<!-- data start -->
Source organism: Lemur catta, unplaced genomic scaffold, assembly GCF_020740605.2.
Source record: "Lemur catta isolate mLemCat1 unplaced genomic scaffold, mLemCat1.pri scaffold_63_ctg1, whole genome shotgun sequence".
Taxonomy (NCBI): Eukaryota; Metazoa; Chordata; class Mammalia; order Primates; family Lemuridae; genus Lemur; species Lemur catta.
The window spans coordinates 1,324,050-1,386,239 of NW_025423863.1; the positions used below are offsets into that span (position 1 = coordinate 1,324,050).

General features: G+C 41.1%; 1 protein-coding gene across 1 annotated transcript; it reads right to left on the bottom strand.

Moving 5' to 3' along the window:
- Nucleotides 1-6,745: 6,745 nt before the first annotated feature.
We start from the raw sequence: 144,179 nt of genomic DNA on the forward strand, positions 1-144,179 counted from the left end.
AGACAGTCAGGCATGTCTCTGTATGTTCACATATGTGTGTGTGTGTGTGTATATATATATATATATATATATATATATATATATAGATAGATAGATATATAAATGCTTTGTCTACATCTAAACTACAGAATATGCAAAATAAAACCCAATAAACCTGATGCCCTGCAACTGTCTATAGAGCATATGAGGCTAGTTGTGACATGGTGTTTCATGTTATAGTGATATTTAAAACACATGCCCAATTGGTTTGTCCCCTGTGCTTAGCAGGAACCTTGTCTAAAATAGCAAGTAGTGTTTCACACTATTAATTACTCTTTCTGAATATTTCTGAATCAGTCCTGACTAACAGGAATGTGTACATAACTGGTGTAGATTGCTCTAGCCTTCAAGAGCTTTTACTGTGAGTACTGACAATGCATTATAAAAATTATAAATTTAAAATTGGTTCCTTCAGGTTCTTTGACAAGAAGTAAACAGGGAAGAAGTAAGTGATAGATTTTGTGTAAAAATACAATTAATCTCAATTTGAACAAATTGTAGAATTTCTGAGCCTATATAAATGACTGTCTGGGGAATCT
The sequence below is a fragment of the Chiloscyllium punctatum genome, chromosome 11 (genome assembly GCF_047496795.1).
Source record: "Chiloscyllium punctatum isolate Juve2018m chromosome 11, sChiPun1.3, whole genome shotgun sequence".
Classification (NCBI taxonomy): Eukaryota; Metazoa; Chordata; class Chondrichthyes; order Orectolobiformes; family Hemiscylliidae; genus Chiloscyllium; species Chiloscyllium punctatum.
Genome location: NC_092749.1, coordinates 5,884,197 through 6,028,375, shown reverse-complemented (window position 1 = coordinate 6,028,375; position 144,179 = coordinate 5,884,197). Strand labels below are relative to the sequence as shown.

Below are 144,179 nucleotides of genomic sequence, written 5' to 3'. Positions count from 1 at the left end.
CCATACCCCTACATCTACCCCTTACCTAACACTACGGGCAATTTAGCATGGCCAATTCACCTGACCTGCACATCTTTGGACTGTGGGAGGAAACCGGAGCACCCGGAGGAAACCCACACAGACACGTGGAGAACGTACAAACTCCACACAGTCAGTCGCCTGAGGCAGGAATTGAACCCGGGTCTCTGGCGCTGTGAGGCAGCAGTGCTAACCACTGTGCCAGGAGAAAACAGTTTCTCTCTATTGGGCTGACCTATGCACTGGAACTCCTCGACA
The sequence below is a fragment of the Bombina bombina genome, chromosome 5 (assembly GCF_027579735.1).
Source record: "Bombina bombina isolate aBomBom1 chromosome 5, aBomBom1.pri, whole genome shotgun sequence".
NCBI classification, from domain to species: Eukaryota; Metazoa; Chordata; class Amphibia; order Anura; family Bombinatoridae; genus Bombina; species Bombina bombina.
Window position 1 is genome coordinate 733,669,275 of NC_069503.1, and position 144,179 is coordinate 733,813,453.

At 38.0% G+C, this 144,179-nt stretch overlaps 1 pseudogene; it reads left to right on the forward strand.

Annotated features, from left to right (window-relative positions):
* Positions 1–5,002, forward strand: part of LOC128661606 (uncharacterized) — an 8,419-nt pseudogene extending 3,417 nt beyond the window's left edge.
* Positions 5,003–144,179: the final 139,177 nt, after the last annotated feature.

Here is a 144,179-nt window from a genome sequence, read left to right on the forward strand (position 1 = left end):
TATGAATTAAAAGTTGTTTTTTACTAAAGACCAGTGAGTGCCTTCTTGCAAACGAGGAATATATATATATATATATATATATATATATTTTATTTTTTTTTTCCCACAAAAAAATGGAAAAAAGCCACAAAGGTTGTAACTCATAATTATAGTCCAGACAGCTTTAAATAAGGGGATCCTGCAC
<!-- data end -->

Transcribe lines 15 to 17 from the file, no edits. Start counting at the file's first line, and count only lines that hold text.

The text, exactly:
CCATACCCCTACATCTACCCCTTACCTAACACTACGGGCAATTTAGCATGGCCAATTCACCTGACCTGCACATCTTTGGACTGTGGGAGGAAACCGGAGCACCCGGAGGAAACCCACACAGACACGTGGAGAACGTACAAACTCCACACAGTCAGTCGCCTGAGGCAGGAATTGAACCCGGGTCTCTGGCGCTGTGAGGCAGCAGTGCTAACCACTGTGCCAGGAGAAAACAGTTTCTCTCTATTGGGCTGACCTATGCACTGGAACTCCTCGACA
The sequence below is a fragment of the Bombina bombina genome, chromosome 5 (assembly GCF_027579735.1).
Source record: "Bombina bombina isolate aBomBom1 chromosome 5, aBomBom1.pri, whole genome shotgun sequence".